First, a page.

March 24th, 2014
History of Environmentalism
Fishbowl Politics: A Tour of the New York
Aquarium, Castle Clinton, 1896-1941
At the very tip of the island of Manhattan, within a stone’s throw of New York City Harbor, a pair of jet black, iron doors stand erect. Three layers of cross picketing, tied together with 768 bolts make the 12-foot tall gates able to withstand virtually any force, save the fire of a canon shot . After all, the 12-foot high doors were the last line of defense between the British navy and Castle Clinton Fort during the war of 1812. Today, the doors remain virtually unchanged—other than the face that they remain swung open to welcome eager tourists with the threat of war long dissipated. Inside the red brick sandstone walls, imitation canons line the perimeter, punctuated with plaques inscribed with the fort’s storied past—from an opera house welcoming the likes of the great singer Jenny Lind to immigration depot proceeding Ellis Island welcoming 8 million immigrants during a 34-year span .
I invite the reader of this essay to step through those iron-bound gates and enter Castle Clinton not as a fort defending against the British (1811-1820), nor an Opera House catering to the hoi polloi, nor the origin for so many immigrant families and futures (1855-1890), nor its modern incarnation as a stagnant memorial. Rather, I invite you to step through those doors into perhaps Castle Clinton’s greatest incarnation: The New York Aquarium as it stood in the Battery during its hay-day in the 1920’s. Inside, 42 skylights shine Manhattan sunlight onto a large central pool where porpoises play to the delight of the crowd. The large pool is framed by nine smaller tanks filled with sea lions, peng...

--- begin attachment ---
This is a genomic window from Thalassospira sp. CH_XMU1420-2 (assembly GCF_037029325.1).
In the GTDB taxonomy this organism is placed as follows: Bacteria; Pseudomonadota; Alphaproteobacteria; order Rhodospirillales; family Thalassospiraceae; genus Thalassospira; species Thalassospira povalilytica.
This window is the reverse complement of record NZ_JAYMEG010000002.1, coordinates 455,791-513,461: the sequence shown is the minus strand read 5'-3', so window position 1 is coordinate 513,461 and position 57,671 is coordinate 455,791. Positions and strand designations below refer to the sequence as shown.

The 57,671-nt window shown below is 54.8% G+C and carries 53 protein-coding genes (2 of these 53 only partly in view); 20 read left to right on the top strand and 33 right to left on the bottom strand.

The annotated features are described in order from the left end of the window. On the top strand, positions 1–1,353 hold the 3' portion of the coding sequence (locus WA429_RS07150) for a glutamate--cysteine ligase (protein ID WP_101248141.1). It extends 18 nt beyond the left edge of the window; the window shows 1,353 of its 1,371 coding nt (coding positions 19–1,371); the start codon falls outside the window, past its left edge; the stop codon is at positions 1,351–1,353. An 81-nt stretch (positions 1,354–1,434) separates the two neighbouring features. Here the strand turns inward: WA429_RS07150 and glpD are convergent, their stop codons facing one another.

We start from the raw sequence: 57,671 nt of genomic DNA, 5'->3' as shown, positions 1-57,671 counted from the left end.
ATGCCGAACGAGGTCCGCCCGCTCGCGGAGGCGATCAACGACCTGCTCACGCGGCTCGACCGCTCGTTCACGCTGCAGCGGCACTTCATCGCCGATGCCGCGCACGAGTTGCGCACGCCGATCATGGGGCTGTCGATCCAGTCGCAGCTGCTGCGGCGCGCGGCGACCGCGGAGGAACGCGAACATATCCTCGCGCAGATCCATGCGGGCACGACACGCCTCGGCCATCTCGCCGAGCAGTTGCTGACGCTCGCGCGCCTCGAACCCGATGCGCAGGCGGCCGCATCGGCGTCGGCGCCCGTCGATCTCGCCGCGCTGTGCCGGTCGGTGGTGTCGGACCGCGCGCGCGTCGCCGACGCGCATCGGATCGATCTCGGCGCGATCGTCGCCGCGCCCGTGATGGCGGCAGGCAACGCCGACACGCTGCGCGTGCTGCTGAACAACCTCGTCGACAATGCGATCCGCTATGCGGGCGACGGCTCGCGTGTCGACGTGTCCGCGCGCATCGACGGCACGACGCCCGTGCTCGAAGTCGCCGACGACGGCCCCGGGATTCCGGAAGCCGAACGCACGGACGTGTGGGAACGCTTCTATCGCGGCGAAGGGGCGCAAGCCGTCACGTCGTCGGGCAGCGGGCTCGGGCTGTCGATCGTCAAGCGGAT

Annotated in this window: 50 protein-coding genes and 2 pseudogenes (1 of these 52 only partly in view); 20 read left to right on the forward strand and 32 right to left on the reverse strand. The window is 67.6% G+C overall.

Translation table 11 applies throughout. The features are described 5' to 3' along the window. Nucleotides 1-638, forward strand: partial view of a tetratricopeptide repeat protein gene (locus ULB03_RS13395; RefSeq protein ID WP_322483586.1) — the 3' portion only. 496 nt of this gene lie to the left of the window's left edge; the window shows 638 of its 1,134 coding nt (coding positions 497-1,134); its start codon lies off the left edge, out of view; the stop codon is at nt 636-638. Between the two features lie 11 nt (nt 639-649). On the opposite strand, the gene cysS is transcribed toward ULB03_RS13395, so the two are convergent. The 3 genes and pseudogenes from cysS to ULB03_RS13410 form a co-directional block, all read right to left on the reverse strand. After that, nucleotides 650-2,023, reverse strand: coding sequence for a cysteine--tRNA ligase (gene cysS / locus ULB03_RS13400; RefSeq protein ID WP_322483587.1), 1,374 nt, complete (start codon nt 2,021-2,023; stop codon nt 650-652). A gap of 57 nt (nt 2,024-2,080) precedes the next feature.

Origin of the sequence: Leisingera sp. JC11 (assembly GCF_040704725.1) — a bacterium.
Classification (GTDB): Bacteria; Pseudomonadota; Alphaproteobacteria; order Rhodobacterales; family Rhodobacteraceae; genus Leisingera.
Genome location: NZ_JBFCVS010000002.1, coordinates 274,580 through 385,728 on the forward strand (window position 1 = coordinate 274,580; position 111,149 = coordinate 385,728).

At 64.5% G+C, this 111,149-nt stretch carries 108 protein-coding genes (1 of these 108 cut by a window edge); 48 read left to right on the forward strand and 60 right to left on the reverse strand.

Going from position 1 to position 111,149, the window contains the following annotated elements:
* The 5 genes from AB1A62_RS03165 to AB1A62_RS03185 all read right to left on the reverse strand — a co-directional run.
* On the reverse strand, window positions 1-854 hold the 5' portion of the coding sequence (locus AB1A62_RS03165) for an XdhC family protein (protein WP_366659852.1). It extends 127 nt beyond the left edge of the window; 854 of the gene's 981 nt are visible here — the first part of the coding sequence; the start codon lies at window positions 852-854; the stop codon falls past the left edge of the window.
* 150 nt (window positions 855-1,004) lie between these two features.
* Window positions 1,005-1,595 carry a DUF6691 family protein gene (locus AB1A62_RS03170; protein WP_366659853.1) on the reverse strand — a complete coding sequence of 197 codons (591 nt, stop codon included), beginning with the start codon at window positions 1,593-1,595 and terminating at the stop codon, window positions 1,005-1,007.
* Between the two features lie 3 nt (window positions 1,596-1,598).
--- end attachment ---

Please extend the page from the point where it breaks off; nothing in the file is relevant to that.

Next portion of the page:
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...] guidance the aquarium has made great advances in the face of considerable obstacles .” It is in little doubt to the author – and ostensibly the reader- of this essay that the New York Aquarium improved in its time in the Battery. By the time of its relocation due to a controversial decision by Parks Commissioner Robert Moses in 1941, 84 million visitors had experienced Townshend’s vision of the ocean—making the Aquarium arguably the most popular institution of early 20th Century New York. Rather, it is the author’s hope that a history of the aquarium’s transition from a poorly-run politically motivated sideshow into the longest operating public facility in North America reveals that an aquarium is so much more than the fish its got in the tanks. It is the product of the maneuverings of the politicians, naturalists, and organizers who put the fish in the tanks.